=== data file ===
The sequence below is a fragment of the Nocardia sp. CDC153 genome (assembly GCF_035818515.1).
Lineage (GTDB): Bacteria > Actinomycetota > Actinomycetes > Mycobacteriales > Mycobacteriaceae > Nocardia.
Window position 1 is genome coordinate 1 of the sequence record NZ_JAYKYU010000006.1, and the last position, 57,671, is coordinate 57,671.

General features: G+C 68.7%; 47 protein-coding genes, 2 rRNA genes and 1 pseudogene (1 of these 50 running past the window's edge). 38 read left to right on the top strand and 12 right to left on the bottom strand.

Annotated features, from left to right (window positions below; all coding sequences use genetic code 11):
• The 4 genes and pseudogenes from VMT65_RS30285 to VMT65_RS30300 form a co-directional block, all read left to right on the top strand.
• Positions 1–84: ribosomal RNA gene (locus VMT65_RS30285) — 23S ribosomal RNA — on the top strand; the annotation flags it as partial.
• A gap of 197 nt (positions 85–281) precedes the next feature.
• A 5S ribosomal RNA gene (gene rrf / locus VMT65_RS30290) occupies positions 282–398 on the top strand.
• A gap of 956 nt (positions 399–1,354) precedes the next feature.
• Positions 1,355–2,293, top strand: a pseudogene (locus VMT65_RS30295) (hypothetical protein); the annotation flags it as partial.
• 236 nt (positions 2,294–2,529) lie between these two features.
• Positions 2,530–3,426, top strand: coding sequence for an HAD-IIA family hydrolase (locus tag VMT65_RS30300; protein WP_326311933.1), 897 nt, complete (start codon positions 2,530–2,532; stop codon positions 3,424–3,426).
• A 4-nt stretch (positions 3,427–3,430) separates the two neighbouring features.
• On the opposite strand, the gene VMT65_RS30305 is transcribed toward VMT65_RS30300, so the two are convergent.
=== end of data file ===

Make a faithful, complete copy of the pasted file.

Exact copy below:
The sequence below is a fragment of the Nocardia sp. CDC153 genome (assembly GCF_035818515.1).
Lineage (GTDB): Bacteria > Actinomycetota > Actinomycetes > Mycobacteriales > Mycobacteriaceae > Nocardia.
Window position 1 is genome coordinate 1 of the sequence record NZ_JAYKYU010000006.1, and the last position, 57,671, is coordinate 57,671.

General features: G+C 68.7%; 47 protein-coding genes, 2 rRNA genes and 1 pseudogene (1 of these 50 running past the window's edge). 38 read left to right on the top strand and 12 right to left on the bottom strand.

Annotated features, from left to right (window positions below; all coding sequences use genetic code 11):
• The 4 genes and pseudogenes from VMT65_RS30285 to VMT65_RS30300 form a co-directional block, all read left to right on the top strand.
• Positions 1–84: ribosomal RNA gene (locus VMT65_RS30285) — 23S ribosomal RNA — on the top strand; the annotation flags it as partial.
• A gap of 197 nt (positions 85–281) precedes the next feature.
• A 5S ribosomal RNA gene (gene rrf / locus VMT65_RS30290) occupies positions 282–398 on the top strand.
• A gap of 956 nt (positions 399–1,354) precedes the next feature.
• Positions 1,355–2,293, top strand: a pseudogene (locus VMT65_RS30295) (hypothetical protein); the annotation flags it as partial.
• 236 nt (positions 2,294–2,529) lie between these two features.
• Positions 2,530–3,426, top strand: coding sequence for an HAD-IIA family hydrolase (locus tag VMT65_RS30300; protein WP_326311933.1), 897 nt, complete (start codon positions 2,530–2,532; stop codon positions 3,424–3,426).
• A 4-nt stretch (positions 3,427–3,430) separates the two neighbouring features.
• On the opposite strand, the gene VMT65_RS30305 is transcribed toward VMT65_RS30300, so the two are convergent.